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Depression is a very common problem and can manifest itself in many different ways, particularly between genders. Major depression affects approximately 14 million American adults (6.7% of the population) 18 years or older. Signs and symptoms of depression can be expressed in both physical and emotional ways.
The emotional symptoms are more recognizable signs of depression. These symptoms include:
The physical symptoms of depression can be associated with other conditions, particularly chronic pain etiologies. In fact, many people may not associate these symptoms with depression and may not seek the appropriate help to manage their depression. These symptoms include:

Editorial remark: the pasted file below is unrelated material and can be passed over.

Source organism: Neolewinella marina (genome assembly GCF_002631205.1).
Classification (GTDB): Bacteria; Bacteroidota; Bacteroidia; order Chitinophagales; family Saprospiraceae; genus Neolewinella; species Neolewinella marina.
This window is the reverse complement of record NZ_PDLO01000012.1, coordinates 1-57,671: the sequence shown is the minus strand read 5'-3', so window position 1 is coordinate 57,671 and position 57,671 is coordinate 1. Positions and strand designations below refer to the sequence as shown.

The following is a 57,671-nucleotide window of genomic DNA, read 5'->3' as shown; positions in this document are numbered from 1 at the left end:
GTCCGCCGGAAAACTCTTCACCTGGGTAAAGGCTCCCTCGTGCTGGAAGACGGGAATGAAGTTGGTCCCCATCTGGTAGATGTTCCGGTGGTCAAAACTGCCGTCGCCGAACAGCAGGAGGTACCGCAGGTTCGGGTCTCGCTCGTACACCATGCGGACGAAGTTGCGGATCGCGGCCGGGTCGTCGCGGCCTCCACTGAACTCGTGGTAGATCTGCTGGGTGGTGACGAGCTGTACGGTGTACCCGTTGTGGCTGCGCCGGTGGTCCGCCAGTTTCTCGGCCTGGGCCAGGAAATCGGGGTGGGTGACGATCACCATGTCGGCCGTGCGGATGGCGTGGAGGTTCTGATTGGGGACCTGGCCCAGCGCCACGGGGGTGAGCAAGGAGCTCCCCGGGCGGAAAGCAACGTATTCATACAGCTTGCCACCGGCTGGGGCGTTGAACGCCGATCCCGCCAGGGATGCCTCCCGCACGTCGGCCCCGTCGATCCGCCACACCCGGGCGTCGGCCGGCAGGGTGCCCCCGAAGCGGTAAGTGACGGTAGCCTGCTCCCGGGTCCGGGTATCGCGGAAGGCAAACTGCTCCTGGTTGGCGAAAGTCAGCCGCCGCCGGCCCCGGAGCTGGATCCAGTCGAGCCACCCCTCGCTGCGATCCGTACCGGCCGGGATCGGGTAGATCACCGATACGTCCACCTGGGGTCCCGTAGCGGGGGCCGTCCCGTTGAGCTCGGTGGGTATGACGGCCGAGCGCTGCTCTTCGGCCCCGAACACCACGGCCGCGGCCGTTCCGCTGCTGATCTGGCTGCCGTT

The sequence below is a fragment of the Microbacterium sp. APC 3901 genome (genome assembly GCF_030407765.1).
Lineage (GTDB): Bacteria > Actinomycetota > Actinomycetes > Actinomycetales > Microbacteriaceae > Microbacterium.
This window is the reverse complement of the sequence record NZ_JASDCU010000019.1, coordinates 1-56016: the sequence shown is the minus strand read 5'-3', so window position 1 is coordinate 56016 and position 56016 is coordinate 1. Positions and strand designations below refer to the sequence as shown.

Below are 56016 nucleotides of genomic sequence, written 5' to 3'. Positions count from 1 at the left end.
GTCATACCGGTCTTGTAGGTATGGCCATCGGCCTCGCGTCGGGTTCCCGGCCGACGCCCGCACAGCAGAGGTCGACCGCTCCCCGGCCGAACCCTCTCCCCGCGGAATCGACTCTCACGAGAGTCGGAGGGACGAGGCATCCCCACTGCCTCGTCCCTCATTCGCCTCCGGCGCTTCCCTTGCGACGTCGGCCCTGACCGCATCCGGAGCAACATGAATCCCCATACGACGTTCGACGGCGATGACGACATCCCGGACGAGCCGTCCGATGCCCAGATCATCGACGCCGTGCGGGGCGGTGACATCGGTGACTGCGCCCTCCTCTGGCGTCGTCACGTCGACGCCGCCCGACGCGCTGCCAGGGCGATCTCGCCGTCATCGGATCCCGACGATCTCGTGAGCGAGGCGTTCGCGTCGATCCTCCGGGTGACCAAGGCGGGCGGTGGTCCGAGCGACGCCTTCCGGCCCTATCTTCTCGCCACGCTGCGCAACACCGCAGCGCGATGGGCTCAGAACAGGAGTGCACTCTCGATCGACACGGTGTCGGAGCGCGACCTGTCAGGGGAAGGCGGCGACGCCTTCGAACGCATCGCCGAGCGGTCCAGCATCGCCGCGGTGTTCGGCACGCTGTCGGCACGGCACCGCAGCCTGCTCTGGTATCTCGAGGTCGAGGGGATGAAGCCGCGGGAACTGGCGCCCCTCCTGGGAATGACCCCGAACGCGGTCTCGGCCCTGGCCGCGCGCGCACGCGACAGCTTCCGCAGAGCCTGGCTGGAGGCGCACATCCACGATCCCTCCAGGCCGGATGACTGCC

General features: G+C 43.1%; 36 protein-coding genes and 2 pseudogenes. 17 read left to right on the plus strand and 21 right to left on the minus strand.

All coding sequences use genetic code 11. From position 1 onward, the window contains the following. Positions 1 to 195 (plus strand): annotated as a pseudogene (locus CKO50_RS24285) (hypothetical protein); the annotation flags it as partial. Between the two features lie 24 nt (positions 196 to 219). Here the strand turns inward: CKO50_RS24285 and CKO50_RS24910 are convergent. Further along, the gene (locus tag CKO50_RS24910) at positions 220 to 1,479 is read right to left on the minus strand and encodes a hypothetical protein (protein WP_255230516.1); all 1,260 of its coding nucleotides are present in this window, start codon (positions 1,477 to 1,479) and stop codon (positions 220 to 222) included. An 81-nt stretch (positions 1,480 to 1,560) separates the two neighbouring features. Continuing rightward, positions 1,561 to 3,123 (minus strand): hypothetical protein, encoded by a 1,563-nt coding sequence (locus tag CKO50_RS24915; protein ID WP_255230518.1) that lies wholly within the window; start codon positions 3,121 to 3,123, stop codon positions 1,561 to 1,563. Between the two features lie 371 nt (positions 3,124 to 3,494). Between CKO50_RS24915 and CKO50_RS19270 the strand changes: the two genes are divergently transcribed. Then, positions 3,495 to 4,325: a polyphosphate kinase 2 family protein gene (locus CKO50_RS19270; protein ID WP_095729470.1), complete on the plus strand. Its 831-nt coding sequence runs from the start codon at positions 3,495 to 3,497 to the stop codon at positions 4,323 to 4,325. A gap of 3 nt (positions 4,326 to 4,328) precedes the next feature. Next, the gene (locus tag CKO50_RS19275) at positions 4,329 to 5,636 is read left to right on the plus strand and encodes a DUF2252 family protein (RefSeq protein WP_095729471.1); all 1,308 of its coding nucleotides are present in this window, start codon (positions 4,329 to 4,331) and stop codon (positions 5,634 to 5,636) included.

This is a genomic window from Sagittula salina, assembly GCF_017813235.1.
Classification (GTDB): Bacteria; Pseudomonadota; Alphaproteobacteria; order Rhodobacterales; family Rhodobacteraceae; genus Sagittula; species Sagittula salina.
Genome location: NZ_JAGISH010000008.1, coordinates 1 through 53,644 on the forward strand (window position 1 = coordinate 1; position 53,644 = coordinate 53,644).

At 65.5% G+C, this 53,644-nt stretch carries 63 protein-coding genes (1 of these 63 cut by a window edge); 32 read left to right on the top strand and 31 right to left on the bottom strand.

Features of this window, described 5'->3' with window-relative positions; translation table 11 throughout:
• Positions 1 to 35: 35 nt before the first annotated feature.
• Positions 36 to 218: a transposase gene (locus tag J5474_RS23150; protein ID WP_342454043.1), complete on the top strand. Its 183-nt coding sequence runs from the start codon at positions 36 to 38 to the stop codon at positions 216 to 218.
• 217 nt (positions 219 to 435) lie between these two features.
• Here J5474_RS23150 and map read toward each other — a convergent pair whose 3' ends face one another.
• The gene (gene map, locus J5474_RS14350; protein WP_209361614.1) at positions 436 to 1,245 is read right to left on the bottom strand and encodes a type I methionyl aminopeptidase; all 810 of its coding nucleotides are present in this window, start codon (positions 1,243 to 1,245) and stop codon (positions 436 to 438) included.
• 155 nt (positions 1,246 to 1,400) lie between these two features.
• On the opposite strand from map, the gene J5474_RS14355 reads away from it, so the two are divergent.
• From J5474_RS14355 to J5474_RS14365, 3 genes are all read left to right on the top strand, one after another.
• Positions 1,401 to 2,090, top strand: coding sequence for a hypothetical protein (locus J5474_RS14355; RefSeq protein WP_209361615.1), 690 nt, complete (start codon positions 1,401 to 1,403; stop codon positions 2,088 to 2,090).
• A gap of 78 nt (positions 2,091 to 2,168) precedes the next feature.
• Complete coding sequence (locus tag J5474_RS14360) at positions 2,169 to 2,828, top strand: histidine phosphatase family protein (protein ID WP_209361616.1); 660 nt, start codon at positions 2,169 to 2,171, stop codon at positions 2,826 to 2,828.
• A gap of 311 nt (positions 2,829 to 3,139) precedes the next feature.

Of particular concern is depression in men. Research suggests that men are less likely to recognize their signs of depression and subsequently seek help due to cultural biases. Although men are half as likely as women to develop major depression - it is estimated that 10% to 17% of men will develop major depression at some point in their lives - the end result can be much more deadly: men are four times more likely to die from suicide than women.
Depression is treatable; if you or someone you know is exhibiting these signs it is important to seek appropriate medical attention.
If you need help and don't know where to turn, here are some resources to call.
Recognizing the symptoms of depression. WebMD.
Recognizing depression in men. Harvard Health Publication.
Last Updated: 1/31/2013